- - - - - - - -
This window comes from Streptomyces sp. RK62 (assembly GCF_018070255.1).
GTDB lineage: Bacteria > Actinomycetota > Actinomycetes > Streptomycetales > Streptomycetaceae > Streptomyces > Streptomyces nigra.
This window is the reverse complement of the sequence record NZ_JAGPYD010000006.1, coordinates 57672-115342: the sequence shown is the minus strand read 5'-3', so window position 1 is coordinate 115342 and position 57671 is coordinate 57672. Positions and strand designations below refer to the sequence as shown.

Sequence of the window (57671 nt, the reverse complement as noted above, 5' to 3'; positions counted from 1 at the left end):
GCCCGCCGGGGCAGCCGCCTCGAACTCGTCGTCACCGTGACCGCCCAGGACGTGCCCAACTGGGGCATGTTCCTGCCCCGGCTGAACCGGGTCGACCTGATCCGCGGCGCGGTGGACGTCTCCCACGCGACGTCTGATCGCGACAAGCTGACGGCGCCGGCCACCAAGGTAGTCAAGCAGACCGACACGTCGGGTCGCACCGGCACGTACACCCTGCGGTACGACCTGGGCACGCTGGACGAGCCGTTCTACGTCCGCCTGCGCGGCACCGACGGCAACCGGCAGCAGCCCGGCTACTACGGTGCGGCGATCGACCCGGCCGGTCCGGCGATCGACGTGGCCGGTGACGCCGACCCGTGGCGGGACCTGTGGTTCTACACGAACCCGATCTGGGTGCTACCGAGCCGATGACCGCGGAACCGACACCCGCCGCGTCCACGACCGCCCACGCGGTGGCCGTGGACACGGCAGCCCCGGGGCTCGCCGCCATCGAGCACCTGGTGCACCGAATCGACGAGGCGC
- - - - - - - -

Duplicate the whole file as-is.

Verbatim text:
This window comes from Streptomyces sp. RK62 (assembly GCF_018070255.1).
GTDB lineage: Bacteria > Actinomycetota > Actinomycetes > Streptomycetales > Streptomycetaceae > Streptomyces > Streptomyces nigra.
This window is the reverse complement of the sequence record NZ_JAGPYD010000006.1, coordinates 57672-115342: the sequence shown is the minus strand read 5'-3', so window position 1 is coordinate 115342 and position 57671 is coordinate 57672. Positions and strand designations below refer to the sequence as shown.

Sequence of the window (57671 nt, the reverse complement as noted above, 5' to 3'; positions counted from 1 at the left end):
GCCCGCCGGGGCAGCCGCCTCGAACTCGTCGTCACCGTGACCGCCCAGGACGTGCCCAACTGGGGCATGTTCCTGCCCCGGCTGAACCGGGTCGACCTGATCCGCGGCGCGGTGGACGTCTCCCACGCGACGTCTGATCGCGACAAGCTGACGGCGCCGGCCACCAAGGTAGTCAAGCAGACCGACACGTCGGGTCGCACCGGCACGTACACCCTGCGGTACGACCTGGGCACGCTGGACGAGCCGTTCTACGTCCGCCTGCGCGGCACCGACGGCAACCGGCAGCAGCCCGGCTACTACGGTGCGGCGATCGACCCGGCCGGTCCGGCGATCGACGTGGCCGGTGACGCCGACCCGTGGCGGGACCTGTGGTTCTACACGAACCCGATCTGGGTGCTACCGAGCCGATGACCGCGGAACCGACACCCGCCGCGTCCACGACCGCCCACGCGGTGGCCGTGGACACGGCAGCCCCGGGGCTCGCCGCCATCGAGCACCTGGTGCACCGAATCGACGAGGCGC